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New Heinz Endowments grants aid efforts to narrow region’s food security gap

PITTSBURGH, Pa., Nov. 17, 2022 – Aiming to improve equitable access to fresh, high-quality and affordable food in the region, The Heinz Endowments today announced a new slate of grants that will help fund the launch of the Greater Pittsburgh Food Action Plan, new urban gardens, and community-building within the state’s sustainable farming sector. 

Access to healthy food differs greatly between neighborhoods in southwestern Pennsylvania, with the Pittsburgh Food Policy Council identifying 14.2 percent of Allegheny County residents – or 174,110 people – as “food insecure.”  With this data in mind, the Endowments’ Board has approved $267,500 in new grants directed to urban farming and food access projects, in addition to nearly $1.5 million committed to the sector over the past 12 months. 

Community Foundation for the Alleghenies will receive $190,000 to implement the Greater Pittsburgh Food Policy Council’s Food Action Plan, which details policy directives and community-identified steps the region can take to prioritize access to healthy, affordable and sustainable food for all. The completed plan, created through substantial community input and funded in part by the Endowments in 2018-19, was released in September 2020. 

The Food Action Plan tackles the region’s food security and access issues with a multi-pronged approach that includes advocating for a $10 million City of Pittsburgh-supported Food Justice Fund to address hunger; implementing the Good Food Purchasing Policy at the Pittsburgh Public Schools to increase the amount of locally grown food served to students and teachers; and working with the city’s Planning Office and City Council in identifying vacant urban lots for agricultural use.  

“We believe that all in our region deserve the benefits of good nutrition,” said Endowments Vice President of Sustainability Andrew McElwaine. “Implementation of the Greater Pittsburgh Food Action Plan will advance the aim of the Endowments and our partners in bridging the gap between those who have access to fresh, healthy food and those who do not.”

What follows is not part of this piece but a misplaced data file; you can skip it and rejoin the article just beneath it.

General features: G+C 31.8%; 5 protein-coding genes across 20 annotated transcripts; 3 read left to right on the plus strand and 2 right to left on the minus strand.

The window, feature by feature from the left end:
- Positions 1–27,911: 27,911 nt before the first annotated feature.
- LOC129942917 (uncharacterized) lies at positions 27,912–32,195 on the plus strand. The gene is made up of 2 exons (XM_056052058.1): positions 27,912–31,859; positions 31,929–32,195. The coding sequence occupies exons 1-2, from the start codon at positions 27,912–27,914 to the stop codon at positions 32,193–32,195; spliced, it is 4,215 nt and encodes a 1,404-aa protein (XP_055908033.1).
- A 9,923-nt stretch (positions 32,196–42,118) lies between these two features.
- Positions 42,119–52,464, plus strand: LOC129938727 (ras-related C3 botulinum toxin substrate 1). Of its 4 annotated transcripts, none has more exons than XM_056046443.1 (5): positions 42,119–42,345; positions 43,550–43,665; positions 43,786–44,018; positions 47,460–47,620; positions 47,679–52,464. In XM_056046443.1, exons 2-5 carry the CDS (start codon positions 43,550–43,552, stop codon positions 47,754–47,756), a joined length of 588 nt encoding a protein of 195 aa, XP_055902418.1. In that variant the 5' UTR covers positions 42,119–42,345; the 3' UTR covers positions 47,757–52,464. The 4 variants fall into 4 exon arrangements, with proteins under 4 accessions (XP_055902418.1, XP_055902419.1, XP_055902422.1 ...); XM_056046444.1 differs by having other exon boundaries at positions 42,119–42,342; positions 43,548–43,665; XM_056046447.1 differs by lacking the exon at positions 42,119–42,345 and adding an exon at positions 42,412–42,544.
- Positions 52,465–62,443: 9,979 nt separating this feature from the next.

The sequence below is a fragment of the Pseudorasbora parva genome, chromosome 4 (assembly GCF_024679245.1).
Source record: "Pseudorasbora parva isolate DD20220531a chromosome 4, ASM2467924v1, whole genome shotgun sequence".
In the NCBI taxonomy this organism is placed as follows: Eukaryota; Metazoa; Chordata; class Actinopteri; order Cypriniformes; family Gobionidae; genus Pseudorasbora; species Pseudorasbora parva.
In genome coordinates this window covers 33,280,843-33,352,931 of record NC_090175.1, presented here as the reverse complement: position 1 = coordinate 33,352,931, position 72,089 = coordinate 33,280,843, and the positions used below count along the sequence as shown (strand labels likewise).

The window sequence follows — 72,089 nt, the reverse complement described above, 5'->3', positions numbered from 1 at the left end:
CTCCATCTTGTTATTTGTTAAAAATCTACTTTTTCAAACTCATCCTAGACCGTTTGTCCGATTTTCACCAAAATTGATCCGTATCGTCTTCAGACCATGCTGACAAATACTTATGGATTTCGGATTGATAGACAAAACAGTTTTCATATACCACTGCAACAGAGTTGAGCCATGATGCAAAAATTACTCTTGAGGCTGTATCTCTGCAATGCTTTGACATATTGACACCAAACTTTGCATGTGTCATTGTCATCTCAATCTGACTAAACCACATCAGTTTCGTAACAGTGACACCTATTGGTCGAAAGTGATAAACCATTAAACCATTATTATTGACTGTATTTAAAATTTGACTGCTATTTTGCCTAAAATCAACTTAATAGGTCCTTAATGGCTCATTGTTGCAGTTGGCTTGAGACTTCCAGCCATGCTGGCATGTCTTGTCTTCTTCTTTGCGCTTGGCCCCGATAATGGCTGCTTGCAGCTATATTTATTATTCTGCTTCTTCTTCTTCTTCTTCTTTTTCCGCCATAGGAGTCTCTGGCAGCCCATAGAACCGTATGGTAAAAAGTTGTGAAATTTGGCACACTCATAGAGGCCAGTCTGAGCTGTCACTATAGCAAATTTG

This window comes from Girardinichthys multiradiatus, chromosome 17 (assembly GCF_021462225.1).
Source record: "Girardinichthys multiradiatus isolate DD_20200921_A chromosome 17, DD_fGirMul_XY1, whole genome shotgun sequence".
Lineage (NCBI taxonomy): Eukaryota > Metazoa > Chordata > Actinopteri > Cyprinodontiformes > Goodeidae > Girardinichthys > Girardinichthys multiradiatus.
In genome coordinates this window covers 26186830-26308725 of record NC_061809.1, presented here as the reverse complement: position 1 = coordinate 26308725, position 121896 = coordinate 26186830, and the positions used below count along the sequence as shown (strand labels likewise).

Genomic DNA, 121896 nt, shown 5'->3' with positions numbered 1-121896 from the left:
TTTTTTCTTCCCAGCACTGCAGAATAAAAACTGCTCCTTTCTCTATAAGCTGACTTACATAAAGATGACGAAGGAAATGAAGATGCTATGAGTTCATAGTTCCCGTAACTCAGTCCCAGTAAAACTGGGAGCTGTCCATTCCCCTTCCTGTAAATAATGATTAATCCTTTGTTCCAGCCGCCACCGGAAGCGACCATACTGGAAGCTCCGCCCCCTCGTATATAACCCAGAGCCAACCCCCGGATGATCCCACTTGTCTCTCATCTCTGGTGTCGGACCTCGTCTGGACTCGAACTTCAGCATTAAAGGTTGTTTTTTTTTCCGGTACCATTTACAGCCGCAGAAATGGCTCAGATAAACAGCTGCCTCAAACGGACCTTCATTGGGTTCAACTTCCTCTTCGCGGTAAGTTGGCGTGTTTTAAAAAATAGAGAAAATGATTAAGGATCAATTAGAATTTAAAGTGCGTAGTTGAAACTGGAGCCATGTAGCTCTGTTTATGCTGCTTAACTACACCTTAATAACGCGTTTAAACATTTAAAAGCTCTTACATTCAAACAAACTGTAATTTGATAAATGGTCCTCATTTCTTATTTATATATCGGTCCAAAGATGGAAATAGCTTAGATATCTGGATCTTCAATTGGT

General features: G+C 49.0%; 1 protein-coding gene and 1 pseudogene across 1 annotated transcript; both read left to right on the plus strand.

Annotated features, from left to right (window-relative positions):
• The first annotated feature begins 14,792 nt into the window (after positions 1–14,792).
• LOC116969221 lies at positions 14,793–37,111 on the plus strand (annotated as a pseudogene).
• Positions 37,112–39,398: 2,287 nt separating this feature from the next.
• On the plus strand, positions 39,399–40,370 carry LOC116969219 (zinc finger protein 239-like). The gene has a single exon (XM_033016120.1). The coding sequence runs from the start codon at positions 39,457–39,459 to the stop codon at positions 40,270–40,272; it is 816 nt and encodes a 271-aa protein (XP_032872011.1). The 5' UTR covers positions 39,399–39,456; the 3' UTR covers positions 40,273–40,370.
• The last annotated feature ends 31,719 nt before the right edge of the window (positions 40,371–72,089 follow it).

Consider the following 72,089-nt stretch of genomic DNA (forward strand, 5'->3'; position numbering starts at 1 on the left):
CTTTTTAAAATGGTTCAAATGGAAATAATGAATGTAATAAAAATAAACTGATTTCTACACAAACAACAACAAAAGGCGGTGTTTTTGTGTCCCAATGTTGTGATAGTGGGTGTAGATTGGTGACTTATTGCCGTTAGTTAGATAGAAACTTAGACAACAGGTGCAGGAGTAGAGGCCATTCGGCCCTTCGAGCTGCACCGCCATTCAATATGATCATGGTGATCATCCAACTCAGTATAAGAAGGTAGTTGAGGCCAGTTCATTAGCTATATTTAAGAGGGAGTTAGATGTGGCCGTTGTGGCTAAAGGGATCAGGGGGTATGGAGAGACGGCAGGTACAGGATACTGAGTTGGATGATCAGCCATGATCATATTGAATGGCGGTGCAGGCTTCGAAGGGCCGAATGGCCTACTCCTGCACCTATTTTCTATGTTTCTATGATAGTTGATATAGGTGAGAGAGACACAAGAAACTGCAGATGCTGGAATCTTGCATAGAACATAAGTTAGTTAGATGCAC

The Food Action Plan outlines 150 strategies for strengthening Allegheny County’s food system, and was created with an extensive partner network representing communities and the regional food system, including producers, distributors, consumers, waste resource managers and food recovery organizations. 

A key component of the plan focuses on a large-scale mapping project underway with the City of Pittsburgh. The project identifies vacant lots that have potential as urban agricultural sites, which can be gardened collectively by community members for personal non-commercial use or for off-site selling of agricultural products. 

“Urban agriculture is a viable means for food production, fosters community-building and connects local purchasers to those who farm the lots,” said Pittsburgh Food Policy Council Interim Executive Director Karlin Lamberto. “Together with partners including The Heinz Endowments, we believe that building a just, equitable and local sustainable food system has a positive effect on our region’s communities, economy and environment. Implementation of the Food Action Plan will result in a stronger and more resilient food system for our region.”

A $42,500 grant to the Millvale Development Corporation will support the Gardens of Millvale, an urban farm consisting of six garden plots throughout the neighborhood. The grant will fund installation of an outdoor event space for food education events and community dinners, including an on-site composting restroom and permanent signage. 

First founded in 2010, the Gardens of Millvale have grown to provide food cultivation, fresh produce, volunteer and training opportunities, and food education workshops for economically disadvantaged residents of the riverfront community. The Gardens distributes food year-round, with nearly 800 pounds of produce given out so far in 2022.